View Single Post
Old 03-02-2011, 05:05 AM   #7
chaley
"chaley", not "charley"
chaley ought to be getting tired of karma fortunes by now.chaley ought to be getting tired of karma fortunes by now.chaley ought to be getting tired of karma fortunes by now.chaley ought to be getting tired of karma fortunes by now.chaley ought to be getting tired of karma fortunes by now.chaley ought to be getting tired of karma fortunes by now.chaley ought to be getting tired of karma fortunes by now.chaley ought to be getting tired of karma fortunes by now.chaley ought to be getting tired of karma fortunes by now.chaley ought to be getting tired of karma fortunes by now.chaley ought to be getting tired of karma fortunes by now.
 
Posts: 4,926
Karma: 802238
Join Date: Jan 2010
Location: France
Device: Many android devices
Quote:
Originally Posted by kiwidude View Post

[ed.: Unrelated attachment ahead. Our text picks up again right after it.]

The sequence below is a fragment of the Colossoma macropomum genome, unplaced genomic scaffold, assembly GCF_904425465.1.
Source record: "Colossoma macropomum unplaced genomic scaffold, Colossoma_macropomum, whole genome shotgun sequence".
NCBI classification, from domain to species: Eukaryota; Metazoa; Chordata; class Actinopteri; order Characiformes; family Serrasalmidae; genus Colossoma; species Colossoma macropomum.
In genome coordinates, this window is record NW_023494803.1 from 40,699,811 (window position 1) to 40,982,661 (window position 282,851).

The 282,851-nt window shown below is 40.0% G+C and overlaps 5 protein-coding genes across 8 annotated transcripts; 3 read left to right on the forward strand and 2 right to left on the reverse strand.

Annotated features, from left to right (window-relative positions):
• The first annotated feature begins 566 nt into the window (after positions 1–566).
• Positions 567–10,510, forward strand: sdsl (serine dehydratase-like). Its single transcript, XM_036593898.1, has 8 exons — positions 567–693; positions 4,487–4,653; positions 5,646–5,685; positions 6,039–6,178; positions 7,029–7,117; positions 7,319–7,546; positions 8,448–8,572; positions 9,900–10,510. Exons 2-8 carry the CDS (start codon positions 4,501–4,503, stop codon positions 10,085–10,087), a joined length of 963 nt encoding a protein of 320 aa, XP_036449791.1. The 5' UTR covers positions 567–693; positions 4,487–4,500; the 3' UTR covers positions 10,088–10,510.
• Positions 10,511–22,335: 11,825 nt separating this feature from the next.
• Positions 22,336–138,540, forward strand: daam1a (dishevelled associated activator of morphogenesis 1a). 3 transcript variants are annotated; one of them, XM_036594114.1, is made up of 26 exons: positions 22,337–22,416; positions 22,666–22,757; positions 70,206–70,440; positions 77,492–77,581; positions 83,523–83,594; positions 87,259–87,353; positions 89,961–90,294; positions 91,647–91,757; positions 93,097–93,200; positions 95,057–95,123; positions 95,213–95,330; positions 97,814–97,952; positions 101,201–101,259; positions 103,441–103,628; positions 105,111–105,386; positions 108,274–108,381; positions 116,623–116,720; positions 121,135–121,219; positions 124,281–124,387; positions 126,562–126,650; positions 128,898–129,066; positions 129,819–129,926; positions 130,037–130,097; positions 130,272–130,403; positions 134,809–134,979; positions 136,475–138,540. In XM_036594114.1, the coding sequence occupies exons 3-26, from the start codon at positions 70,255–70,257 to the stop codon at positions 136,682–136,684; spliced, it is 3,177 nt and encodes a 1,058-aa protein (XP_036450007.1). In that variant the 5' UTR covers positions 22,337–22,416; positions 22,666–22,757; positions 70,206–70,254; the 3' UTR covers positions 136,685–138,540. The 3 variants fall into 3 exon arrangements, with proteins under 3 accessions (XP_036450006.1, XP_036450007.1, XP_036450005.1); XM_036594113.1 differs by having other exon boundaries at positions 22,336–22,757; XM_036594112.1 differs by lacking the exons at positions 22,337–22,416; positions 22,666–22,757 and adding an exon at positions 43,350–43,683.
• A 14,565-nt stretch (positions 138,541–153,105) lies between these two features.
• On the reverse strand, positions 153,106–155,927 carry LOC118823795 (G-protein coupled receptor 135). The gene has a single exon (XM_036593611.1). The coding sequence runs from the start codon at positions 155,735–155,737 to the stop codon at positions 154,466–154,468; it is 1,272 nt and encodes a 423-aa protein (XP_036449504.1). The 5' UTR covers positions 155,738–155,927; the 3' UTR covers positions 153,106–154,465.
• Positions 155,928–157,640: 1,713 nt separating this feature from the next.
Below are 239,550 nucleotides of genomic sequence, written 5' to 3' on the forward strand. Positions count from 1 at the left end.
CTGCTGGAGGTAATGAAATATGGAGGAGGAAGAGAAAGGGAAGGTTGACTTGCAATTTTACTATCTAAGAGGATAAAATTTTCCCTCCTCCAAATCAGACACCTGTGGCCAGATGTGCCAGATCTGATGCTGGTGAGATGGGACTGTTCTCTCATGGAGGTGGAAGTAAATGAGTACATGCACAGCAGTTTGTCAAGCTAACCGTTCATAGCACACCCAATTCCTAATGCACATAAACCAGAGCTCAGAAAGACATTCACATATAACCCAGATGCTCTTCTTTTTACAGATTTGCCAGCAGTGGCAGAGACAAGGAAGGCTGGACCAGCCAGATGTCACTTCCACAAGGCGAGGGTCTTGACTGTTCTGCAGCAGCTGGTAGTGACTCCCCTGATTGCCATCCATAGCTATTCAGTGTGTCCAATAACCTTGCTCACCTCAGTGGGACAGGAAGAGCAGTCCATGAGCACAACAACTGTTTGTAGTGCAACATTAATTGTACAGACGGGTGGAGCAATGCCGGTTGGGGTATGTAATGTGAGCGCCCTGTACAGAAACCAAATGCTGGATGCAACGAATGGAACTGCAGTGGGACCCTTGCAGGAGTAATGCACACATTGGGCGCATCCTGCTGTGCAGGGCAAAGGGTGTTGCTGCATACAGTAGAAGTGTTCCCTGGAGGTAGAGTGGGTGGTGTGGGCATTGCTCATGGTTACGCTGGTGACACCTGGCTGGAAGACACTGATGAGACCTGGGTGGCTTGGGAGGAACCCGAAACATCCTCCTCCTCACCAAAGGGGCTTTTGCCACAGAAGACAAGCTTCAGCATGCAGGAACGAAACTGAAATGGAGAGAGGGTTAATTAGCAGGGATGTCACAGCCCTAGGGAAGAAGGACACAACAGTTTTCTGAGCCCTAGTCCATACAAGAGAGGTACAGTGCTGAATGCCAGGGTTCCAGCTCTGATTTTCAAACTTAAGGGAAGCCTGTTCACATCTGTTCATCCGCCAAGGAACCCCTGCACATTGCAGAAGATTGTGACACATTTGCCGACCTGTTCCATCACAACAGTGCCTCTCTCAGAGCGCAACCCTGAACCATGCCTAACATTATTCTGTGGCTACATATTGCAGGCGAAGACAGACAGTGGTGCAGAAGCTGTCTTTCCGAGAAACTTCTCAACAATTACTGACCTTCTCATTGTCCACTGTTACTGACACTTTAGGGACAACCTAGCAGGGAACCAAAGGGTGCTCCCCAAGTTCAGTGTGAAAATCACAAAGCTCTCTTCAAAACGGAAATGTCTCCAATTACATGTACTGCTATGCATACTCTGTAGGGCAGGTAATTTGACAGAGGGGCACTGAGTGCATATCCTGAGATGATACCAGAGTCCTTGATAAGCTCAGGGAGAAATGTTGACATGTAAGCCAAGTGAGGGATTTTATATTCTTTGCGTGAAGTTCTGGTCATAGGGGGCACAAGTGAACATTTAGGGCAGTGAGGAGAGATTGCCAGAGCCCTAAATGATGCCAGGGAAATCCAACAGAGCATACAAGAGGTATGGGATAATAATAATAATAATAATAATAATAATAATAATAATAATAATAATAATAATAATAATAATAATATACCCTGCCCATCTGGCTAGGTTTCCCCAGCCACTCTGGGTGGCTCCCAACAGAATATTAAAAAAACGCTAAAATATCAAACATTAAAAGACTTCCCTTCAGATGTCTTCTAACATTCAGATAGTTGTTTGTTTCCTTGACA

So now you have committed the new identifier stuff, would I be correct in saying that the correct way to display one of the new identifiers in a custom column is to use a program template and do something like:
Code:
name:GoodreadsId
def evaluate(self, formatter, kwargs, mi, locals, val):
    return mi.get_identifiers().get('goodreads_id','')
and then in my custom column I do this:
{'':GoodreadsId()}

Or is there a better way?
The first thing you must do is add the identifier to the book using db2.set_identifier. Once that is done, then to see the identifier in a custom column, use the new 'select' function, which is a generalized version of what you proposed. Something like {identifiers:select(goodreads_id)}.

To search, use 'identifiers:goodreads_id:what-have-you.' This is a keypair search (something new), searching for key:value pairs. Matching the key and the value are independent, and can use contains, exact, and regexp matching. For example, identifiers:good:true will find all books with a key containing 'good'.
chaley is offline   Reply With Quote